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CONCHOID OF NICOMEDES
From the Greek Kogkhoeidês: similar to a
shell.
Nicomedes (2nd century BC): Greek mathematician. 
Polar equation:
.
Cartesian equation: or . Rational Cartesian parametrization: (with ). Rational circular quartic. 
The conchoids of Nicomedes are the conchoids of straight lines (here, the line is (D) and its equation is x = a; b can be considered to be positive without loss of generality).
They have two infinite branches for which the line (D)
is an asymptote, the left one being ordinary for 0 < b < a,
with a cuspidal point for b = a and with a loop for b > a.
0 < b < a 
a = b 
b > a 
The conchoids of Nicomedes are also the cissoids
of the circle with centre O and radius b and the line (D)
with respect to the centre of the circle.
The conchoids of Nicomedes are the trisectrix.
Opposite, we see the trisecting of an angle of 30° ();
note that to each angle
to be trisected corresponds a different conchoid ().
Method: draw a triangle OHI with a right angle in H, such that OIH is the angle to trisect. Draw the conchoid of the line (IH) with pole O and modulus OI. The circle with centre I and radius OI cuts the conchoid at M, symmetrical image of O about I and a second point N, the construction of which can only be approximative. The trisected angle is NIJ.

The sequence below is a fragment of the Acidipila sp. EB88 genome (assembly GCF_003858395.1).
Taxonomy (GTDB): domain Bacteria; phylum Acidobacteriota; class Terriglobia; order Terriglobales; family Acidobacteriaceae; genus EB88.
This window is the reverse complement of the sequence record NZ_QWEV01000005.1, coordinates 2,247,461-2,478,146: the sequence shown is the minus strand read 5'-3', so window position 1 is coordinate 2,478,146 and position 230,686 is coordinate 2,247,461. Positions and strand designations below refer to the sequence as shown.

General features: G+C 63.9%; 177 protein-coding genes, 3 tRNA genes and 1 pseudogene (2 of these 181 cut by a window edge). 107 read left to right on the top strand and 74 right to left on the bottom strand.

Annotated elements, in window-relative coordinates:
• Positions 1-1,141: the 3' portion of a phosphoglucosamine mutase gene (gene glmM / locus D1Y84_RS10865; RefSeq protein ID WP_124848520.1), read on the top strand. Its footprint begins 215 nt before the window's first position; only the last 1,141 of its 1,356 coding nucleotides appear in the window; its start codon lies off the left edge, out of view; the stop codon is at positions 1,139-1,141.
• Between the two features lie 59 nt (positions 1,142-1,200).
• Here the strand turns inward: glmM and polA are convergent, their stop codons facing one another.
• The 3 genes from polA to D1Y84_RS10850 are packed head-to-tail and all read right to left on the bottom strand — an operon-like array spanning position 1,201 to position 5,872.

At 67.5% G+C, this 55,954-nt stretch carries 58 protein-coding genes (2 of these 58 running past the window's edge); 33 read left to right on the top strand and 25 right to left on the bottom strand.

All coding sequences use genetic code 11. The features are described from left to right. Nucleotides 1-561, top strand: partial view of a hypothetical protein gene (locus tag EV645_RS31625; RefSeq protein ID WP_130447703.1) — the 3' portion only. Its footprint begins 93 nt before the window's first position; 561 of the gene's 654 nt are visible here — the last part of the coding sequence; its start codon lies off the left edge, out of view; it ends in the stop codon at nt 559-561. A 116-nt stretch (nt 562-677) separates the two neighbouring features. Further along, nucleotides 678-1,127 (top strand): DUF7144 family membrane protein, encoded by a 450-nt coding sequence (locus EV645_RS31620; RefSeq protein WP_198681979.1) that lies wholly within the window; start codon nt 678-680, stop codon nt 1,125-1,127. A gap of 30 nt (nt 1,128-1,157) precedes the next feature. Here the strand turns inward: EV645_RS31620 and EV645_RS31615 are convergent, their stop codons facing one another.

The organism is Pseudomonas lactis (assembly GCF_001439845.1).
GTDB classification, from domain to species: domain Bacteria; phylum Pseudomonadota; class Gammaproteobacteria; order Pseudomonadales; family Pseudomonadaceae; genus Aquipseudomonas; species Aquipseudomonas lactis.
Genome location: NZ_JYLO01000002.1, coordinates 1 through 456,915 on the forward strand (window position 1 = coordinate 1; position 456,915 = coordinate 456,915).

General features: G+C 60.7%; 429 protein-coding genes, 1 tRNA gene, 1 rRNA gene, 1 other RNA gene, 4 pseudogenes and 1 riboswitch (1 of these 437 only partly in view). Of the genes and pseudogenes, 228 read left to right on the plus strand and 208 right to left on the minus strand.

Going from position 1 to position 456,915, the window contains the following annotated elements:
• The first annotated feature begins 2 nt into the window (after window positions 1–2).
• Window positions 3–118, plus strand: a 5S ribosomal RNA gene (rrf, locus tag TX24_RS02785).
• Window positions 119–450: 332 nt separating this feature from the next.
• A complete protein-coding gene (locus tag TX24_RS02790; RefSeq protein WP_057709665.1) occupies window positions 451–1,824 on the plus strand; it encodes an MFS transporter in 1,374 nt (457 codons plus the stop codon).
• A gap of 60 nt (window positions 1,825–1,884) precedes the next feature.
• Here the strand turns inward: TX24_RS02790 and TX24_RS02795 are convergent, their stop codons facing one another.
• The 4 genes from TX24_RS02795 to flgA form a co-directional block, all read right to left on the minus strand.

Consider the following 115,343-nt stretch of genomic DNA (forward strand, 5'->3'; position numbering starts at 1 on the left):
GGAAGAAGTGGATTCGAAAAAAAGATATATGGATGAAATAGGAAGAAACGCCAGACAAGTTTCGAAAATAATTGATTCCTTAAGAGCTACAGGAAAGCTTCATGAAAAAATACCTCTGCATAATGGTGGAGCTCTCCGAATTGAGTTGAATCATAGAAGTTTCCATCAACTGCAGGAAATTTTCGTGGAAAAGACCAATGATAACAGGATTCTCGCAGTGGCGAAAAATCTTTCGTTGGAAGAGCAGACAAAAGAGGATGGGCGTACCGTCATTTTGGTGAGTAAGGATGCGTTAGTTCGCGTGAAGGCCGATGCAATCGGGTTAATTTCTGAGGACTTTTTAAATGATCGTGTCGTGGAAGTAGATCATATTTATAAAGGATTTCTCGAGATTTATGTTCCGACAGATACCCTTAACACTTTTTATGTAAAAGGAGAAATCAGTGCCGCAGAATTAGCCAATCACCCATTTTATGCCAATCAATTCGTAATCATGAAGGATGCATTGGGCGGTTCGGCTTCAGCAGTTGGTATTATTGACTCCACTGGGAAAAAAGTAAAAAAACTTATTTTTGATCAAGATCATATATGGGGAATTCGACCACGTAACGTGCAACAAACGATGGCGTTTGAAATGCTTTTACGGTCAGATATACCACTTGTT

For b = 2a, the conchoid of Nicomedes is also a duplicatrix (see [GomesTexeira] page 266, or [Carrega] page 72).
One can also take an interest, more generally, to the movement of a plane over a fixed plane, called linear conchoidal movement, the moving plane being linked to the line (O),describing the line (D) (and being fixed in the moving plane): indeed, the conchoids of Nicomedes are the roulettes of this movement, for tracing points located on the line (O).
With the notations of this
page, we have: .
Therefore, in the frame centred on (a, 0), the
base
is the parabola:,
the rolling curve the Kampyle
of Eudoxus with polar equation
and the roulettes are the curves:
which give conchoids for .

Therefore, the conchoids of straight lines are the loci
of points on the transerval axis of a Kampyle rolling without sliding on
a parabola.
The other roulettes of this movement are the loci of the point M forming a constant angle when describes the line (D). Opposite are drawn a conchoid of a line and another roulette,
obtained for ;
the latter curve was named "orthoconchoid of a line" by Neuberg in 1904,
and any roulette could be called "isoconchoid of a line".

The movement obtained when swapping the base and the rolling
curve is the Kappa.
See here the reason why portions of conchoids of Nicomedes appear in a conical anamorphosis. 

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© Robert FERRÉOL, Jacques MANDONNET 2017